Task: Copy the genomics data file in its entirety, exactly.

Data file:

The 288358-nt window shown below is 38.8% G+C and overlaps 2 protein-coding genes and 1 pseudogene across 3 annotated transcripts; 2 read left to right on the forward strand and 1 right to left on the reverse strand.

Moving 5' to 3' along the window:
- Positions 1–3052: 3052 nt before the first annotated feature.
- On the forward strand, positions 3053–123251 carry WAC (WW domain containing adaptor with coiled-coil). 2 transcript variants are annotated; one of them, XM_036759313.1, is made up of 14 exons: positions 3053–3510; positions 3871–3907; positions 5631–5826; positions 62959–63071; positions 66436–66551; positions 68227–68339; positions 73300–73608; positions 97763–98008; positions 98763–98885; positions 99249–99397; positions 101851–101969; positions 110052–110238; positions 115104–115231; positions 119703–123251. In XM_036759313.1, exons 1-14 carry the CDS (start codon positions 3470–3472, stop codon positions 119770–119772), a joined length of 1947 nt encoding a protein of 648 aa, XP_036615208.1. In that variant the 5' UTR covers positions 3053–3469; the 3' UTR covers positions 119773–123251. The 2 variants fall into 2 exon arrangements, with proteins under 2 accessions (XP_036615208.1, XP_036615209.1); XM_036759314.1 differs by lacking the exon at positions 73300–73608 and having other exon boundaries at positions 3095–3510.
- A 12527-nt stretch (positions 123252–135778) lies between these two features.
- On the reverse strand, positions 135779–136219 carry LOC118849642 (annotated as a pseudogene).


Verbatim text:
The 288358-nt window shown below is 38.8% G+C and overlaps 2 protein-coding genes and 1 pseudogene across 3 annotated transcripts; 2 read left to right on the forward strand and 1 right to left on the reverse strand.

Moving 5' to 3' along the window:
- Positions 1–3052: 3052 nt before the first annotated feature.
- On the forward strand, positions 3053–123251 carry WAC (WW domain containing adaptor with coiled-coil). 2 transcript variants are annotated; one of them, XM_036759313.1, is made up of 14 exons: positions 3053–3510; positions 3871–3907; positions 5631–5826; positions 62959–63071; positions 66436–66551; positions 68227–68339; positions 73300–73608; positions 97763–98008; positions 98763–98885; positions 99249–99397; positions 101851–101969; positions 110052–110238; positions 115104–115231; positions 119703–123251. In XM_036759313.1, exons 1-14 carry the CDS (start codon positions 3470–3472, stop codon positions 119770–119772), a joined length of 1947 nt encoding a protein of 648 aa, XP_036615208.1. In that variant the 5' UTR covers positions 3053–3469; the 3' UTR covers positions 119773–123251. The 2 variants fall into 2 exon arrangements, with proteins under 2 accessions (XP_036615208.1, XP_036615209.1); XM_036759314.1 differs by lacking the exon at positions 73300–73608 and having other exon boundaries at positions 3095–3510.
- A 12527-nt stretch (positions 123252–135778) lies between these two features.
- On the reverse strand, positions 135779–136219 carry LOC118849642 (annotated as a pseudogene).